When thinking about wealth management, people tend to focus primarily on growing their assets. But the critical other side of the equation is asset protection–not losing what you have acquired with the financial resources you have accumulated.
Typically real estate is the primary asset that needs to be protected, although some of the concepts I will describe here also apply to other big-ticket items. Note: Do not consider this as legal advice. I’m not a lawyer. My purpose is just to alert you to some issues you might want to discuss with a qualified attorney.
Beyond Fires and Storms
The first thing you think about when it comes to protecting your real estate is homeowners’ insurance. Yes, that’s important. But after fire and storms, another big hazard is losing your home in a legal dispute, bankruptcy, or a divorce settlement. Or having things turn out the wrong way when your estate is settled after you die.
The key is how the real estate is titled. If you’re married, you’ve got two basic choices: tenancy in common, and tenancy by the entirety. (Keep in mind this is governed by state law, so some of the finer points may vary by state.) The first legal titling method, tenancy in common, can be problematic. While you and the other co-owner each has a claim to half of the value of the property, each person’s claim on that asset is subject to creditor’s claims.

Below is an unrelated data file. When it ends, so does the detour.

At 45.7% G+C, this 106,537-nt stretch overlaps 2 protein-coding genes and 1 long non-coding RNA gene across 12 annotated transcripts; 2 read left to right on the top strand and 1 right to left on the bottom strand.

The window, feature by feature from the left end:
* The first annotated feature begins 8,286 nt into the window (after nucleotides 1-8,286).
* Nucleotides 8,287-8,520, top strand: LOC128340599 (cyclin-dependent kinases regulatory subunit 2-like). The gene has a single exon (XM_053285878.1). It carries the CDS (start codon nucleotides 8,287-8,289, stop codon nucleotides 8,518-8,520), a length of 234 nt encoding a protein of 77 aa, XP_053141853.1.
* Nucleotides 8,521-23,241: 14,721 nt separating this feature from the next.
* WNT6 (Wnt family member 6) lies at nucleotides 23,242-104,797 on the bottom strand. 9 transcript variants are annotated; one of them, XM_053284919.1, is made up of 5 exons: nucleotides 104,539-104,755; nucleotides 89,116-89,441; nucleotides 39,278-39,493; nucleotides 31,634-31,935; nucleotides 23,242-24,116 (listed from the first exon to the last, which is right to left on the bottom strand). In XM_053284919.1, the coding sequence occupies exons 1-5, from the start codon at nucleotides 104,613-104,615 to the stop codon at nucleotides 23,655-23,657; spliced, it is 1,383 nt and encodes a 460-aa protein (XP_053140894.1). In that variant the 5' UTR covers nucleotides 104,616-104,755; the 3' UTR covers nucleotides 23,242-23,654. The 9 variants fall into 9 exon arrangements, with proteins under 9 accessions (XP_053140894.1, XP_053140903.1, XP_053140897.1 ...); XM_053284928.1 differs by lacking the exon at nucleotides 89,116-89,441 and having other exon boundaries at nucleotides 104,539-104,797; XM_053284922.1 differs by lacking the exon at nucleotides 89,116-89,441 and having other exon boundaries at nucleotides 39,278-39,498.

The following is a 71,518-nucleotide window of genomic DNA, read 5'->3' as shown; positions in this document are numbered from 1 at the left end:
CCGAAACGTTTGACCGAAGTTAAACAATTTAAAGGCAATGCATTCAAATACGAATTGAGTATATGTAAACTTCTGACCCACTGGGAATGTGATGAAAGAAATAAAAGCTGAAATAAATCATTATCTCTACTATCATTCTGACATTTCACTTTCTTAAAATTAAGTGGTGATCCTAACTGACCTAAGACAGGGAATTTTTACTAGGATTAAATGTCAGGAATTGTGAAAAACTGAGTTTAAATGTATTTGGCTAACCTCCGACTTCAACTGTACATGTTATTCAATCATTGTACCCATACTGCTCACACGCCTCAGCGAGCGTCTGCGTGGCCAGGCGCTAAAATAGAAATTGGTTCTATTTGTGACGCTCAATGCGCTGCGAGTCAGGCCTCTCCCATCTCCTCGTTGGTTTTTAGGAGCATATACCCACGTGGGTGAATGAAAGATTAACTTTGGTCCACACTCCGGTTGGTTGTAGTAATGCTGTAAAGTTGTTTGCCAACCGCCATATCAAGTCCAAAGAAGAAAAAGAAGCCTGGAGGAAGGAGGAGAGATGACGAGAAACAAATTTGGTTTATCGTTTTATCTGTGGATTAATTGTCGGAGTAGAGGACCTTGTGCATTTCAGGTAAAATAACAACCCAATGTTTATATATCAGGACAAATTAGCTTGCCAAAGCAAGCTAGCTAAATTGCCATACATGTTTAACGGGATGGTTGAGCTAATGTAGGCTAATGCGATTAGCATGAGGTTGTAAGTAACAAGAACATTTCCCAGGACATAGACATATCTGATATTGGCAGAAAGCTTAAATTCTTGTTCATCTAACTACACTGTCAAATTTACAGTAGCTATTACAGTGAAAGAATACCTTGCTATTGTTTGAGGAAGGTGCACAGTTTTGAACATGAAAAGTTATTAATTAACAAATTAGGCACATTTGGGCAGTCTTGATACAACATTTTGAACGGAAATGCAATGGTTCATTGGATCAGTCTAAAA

So, suppose for example, that your spouse has a business that incurs a lot of debt, fizzles out, and files for bankruptcy. Although that business’s creditors can’t go after your share of the property, they can go after your spouse’s. And that could force a sale of the property to satisfy your spouse’s debt obligation.
What Kind of Tenancy?
Also, with tenancy in common, one of the spouses can sell or give his or her share of the property to someone else. (If that doesn’t happen, then the surviving spouse after the death of the first there is no warranty that one would gain an undivided interest in the property.) With tenancy in common, in practice, following a divorce, if not covered in the divorce decree your ex-wife could give her share of your home to her new husband (or vice versa). Awkward!
The common alternative that prevents such scenarios is called “tenancy by the entirety.” That essentially means that both spouses own the undivided whole of the property. That in turn means that creditors of one spouse cannot lay claim to any part of the property. (However, if a claim is against the couple itself, then it could be subject to such claims.)
Also, with tenancy in common, there is a presumption of a right of survivorship. That means that one spouse’s interest property automatically conveys to the surviving spouse upon the death of the first one. That is not the case, one spouse can plan the transfer to someone other than the spouse on her or his share. If no will the laws of the state on intestacy will prevail.
In my next blog, I will introduce the concept of using a trust for varied asset protection purposes.
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